With his former adviser Diana Hess, a professor at the University of Wisconsin-Madison, Stoddard examined the proliferation of 9/11-related curricular aides and released a study in 2007, finding that "[n]on-profit organizations used 9/11 in ways that aligned with their missions, while textbooks treated 9/11 in ways that are directly linked to the subject of the books."

For example, Brown University's Choices for the 21st Century Project, a broad program that uses role-play to facilitate learning, focuses on foreign policy -- and so did its 9/11 materials. The Close Up Foundation at the time was producing a video about youth voting -- so it tacked on an introduction about 9/11. "Thus, while the Choices Project suggested deliberation as an appropriate citizen response to 9/11, Close Up promoted voting," Hess and Stoddard wrote.

The report also found that textbooks in particular tended to have few factual details, such as the death count.

Still, there are efforts to standardize 9/11's lessons. New York City introduced a new curriculum on Sept. 1, available for teachers' use across the city. Developed by the city’s Department of Education and the National September 11 Memorial & Museum, it includes lessons on such subjects as "historical impact" and "heroes & service." New Jersey also recently released a new curriculum, which stresses tolerance. It was jointly created by the New Jersey Commission on Holocaust Education and victims' families.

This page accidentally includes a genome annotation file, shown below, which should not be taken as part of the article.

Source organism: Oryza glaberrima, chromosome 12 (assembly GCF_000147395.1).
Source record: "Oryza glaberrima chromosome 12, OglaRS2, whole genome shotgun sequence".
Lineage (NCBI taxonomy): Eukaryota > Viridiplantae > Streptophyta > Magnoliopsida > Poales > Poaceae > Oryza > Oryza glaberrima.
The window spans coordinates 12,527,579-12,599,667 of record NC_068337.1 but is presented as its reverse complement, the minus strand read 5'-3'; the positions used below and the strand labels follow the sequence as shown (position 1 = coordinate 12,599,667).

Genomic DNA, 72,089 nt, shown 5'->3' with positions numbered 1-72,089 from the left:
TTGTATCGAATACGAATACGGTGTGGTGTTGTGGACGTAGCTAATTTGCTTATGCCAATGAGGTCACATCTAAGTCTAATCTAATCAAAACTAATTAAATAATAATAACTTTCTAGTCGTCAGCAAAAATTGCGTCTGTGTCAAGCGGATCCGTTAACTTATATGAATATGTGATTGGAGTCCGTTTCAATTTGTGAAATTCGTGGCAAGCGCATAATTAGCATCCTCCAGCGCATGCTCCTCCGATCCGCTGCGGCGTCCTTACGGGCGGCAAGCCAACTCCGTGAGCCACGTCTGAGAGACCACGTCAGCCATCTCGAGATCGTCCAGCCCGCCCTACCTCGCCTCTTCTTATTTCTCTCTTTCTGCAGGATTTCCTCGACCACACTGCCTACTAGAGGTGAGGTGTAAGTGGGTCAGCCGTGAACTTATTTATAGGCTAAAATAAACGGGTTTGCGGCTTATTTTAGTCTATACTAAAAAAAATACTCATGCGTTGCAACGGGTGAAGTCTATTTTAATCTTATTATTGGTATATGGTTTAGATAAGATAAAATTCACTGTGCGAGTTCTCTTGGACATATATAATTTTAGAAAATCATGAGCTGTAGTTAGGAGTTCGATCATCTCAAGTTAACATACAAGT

Several states have written standards for 9/11 into their curricula. But the quality and complexity of the standards and the curricula vary, according to Stoddard. "Some state standards, like in Texas, lead to stereotypes," he said. "Texas points to fundamentalist Islam for the study of terrorism."

Last month, Stoddard and Hess released a followup paper examining newer materials. They found that, while still lacking detail, the updated curricula increasingly open up questions about terrorism for discussion, allowing students to think instead of memorize. Still, according to the study, textbooks specifically do not allow "for the possibility that its [terrorism's] definition may be contested or wrong." They praised some curricula, such as the U.S. State Department's, for encouraging debate.